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New ‘Phone First’ Service extended across Southern and Northern Trusts

Urgent and Emergency Care - phone first information.

The ‘Phone First’ service has been extended across Emergency Departments (EDs) in the Northern and Southern Health and Social Care Trust areas.

Patients, including children, who are feeling unwell or have an illness or injury which requires urgent treatment but is not life threatening are advised to ‘Phone First’ before attending EDs at Causeway, Antrim Area, Daisy Hill and Craigavon Area Hospitals. Patients are also asked to ‘Phone First’ before attending the Minor Injuries Units in South Tyrone and Mid Ulster Hospitals.

Southern Area

Craigavon Area Hospital / Daisy Hill Hospital, Newry / South Tyrone Hospital Minor Injuries Unit, Dungannon

Commences Monday 30th November 2020 at 9am.

Service operates 9am to 6pm Monday to Friday.

Phone First 0300 123 3 111

Interpreter Now app: https://interpreternow.co.uk/hscni

Phone First text relay number 18001 0300 123 3 111

Northern Area

Antrim Area Hospital / Mid Ulster Hospital Minor Injuries Unit, Magherafelt

Commences Tuesday 1st December 2020 at 10am.

(Causeway Hospital ED Phone First service commenced on 17th November)

Service operates 24 hours a day, 7 days a week.

Phone First 0300 123 1 123 Interpreter Now app: https://interpreternow.co.uk/hscni

Phone First text relay number 18001 0300 123 1 123

When you call the ‘Phone First’ service, a health care professional will clinically assess your condition or that of the person you are phoning on behalf of. They will then make arrangements for the most appropriate urgent care service for your needs. This may mean arranging an appointment at your local ED, organising rapid tests or assessment, redirecting you to your local GP, GP Out of Hours or the nearest Minor Injuries Unit, or providing advice.

For all emergencies that are life threatening always call 999 immediately. This can include: stroke, heart attack, loss of consciousness, breathing difficulties, severe bleeding or major trauma.

It is important to note that EDs will always be a safe place for patients, and if they attend an ED without ringing first, they will not be turned away.  If their condition is not life threatening they may have to wait longer or be signposted to another service.

Head of General Medical Services at the Health and Social Care Board, Dr Margaret O’Brien, explained why the roll out of the Phone First service was so important.

“With the impact of the COVID-19 pandemic in our community, it is more important than ever that patients who need emergency treatment aren’t asked to wait in crowded waiting rooms where they may be exposed to the virus.

“The ‘Phone First’ service aims to keep our over stretched EDs for emergencies, whilst ensuring rapid access, assessment and treatment on a 24/7 basis for patients who need urgent care,” Dr O’Brien said.

The new service was first trialled in Causeway Hospital ED earlier this month and the early results and feedback from patients has been very positive.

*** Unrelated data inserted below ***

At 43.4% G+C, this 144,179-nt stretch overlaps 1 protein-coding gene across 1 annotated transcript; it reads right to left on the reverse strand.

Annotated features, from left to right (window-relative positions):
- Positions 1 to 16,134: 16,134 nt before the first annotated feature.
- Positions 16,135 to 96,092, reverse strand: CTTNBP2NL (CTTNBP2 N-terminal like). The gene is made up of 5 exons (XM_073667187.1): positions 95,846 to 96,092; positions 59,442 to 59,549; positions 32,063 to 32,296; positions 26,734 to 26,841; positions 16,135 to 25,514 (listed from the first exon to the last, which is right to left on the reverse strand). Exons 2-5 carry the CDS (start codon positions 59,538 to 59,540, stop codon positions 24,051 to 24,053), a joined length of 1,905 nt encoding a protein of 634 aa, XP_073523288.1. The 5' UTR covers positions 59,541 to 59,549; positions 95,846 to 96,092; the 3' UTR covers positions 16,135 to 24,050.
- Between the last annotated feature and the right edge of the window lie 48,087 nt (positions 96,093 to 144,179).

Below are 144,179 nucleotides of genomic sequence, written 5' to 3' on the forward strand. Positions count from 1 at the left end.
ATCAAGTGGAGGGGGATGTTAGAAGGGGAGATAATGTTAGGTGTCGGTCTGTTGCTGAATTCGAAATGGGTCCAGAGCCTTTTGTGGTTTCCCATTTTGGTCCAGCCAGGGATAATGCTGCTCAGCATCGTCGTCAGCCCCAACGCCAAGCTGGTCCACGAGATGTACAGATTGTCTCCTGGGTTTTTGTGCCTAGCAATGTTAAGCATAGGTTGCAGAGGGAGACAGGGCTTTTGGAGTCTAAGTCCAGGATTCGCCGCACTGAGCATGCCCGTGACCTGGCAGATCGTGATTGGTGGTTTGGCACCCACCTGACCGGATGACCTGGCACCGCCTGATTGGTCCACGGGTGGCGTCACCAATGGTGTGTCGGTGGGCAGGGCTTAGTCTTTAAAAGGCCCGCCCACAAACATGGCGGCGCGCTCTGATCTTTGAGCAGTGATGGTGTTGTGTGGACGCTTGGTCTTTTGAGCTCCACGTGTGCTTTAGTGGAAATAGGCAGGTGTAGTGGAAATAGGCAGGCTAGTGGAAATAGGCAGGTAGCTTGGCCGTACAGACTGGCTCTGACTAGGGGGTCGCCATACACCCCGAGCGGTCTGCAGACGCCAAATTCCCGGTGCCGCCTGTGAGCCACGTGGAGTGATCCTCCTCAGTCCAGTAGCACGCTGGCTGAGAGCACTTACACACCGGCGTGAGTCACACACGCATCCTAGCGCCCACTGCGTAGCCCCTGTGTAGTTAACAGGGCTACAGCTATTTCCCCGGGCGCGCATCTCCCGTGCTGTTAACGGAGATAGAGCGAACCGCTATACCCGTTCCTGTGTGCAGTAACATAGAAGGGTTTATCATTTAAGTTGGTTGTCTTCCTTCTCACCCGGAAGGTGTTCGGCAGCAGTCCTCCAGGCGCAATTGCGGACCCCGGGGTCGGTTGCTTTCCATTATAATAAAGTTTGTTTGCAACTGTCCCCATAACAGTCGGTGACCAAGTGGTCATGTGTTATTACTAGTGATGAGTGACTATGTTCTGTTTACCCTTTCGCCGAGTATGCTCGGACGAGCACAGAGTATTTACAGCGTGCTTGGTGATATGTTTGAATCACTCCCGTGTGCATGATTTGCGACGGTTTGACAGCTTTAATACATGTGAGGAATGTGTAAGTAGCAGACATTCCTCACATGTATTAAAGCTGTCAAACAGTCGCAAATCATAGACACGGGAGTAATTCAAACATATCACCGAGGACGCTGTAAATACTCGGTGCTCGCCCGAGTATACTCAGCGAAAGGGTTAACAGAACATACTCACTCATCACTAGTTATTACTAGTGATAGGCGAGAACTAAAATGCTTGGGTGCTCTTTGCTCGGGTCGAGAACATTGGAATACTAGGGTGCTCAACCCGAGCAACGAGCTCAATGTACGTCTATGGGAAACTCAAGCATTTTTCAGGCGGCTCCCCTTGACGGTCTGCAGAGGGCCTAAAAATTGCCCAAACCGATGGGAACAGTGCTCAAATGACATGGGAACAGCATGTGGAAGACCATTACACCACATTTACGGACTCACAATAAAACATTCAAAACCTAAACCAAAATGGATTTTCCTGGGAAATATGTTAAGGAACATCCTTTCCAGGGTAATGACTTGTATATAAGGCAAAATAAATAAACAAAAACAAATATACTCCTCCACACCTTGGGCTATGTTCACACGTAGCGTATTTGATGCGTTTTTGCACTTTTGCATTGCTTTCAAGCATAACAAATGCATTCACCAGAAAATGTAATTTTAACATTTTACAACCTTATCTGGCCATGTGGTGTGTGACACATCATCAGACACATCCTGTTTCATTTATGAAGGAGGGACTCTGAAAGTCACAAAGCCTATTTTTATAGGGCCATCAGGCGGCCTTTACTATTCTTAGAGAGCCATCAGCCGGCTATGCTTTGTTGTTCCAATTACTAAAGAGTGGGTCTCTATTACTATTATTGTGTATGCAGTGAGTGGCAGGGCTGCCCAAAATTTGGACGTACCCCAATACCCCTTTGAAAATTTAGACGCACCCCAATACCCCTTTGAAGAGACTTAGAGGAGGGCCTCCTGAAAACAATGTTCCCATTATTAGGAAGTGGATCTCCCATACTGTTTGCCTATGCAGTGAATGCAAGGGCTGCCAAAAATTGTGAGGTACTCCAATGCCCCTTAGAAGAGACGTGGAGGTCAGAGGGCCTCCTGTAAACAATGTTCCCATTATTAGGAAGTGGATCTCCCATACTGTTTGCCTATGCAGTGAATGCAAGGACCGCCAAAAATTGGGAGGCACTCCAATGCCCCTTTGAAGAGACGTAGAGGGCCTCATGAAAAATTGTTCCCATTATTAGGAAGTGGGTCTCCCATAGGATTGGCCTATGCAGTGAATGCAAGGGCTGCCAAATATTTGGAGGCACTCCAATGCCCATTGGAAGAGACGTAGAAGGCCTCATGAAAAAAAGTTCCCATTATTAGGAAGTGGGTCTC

During the first week of the new service:

The Health Minister Robin Swann said: “I am very encouraged to see the positive outcomes from the trial of ‘Phone First’ in the Causeway ED. ‘Phone First’ will help people get the help they need quicker, avoiding unnecessary visits to EDs.  

“This is a hugely challenging time for our health service, with our frontline staff working under unprecedented pressure. ‘Phone First’ will also help us avoid overcrowding in EDs, ensuring those who need emergency treatment can get it swiftly and reducing the risk of Covid-19 transmission.”

ED Consultant from Belfast Health and Social Care Trust, Dr John Maxwell, who is co-chairing a major drive to enhance emergency and urgent care, alongside Dr O’Brien said:

“No one working in an ED wants to see overcrowded waiting rooms full of sick and injured people many of whom could be treated elsewhere in a more appropriate setting.

“That is particularly true right at this minute when everyone is so aware of the need to maintain infection control standards.

“We need public support at this extremely difficult time and I encourage patients to please ‘Phone First’ if your condition is not life threatening. But remember, if it is an emergency, if the situation is critical or life threatening then ring 999 immediately.”


In August the Minister of Health approved the establishment of an interim ‘No More Silos Network’ to produce detailed proposals for the reform of Urgent and Emergency Care,

On 16th October 2020, the Department of Health published its COVID-19 Urgent and Emergency Care Action Plan – ‘No More Silos’.  View the plan in detail on the Department’s website at: www.health-ni.gov.uk/NoMoreSilos,

The ‘No More Silos Action’ Plan sets out 10 key actions to ensure that urgent and emergency care services across primary and secondary care can be maintained and improved in an environment that is safe for patients and for staff, both now and into the future.

Five local implementation groups have also been established, made up of leaders across both primary and secondary care and service users, to design and develop plans, tailored to their communities, to implement the key actions at a local level.

‘Phone First’ is one of 10 recommendations set out in the plan.


A list of Frequently Asked Questions for the ‘Phone First; service is available on the HSCB website.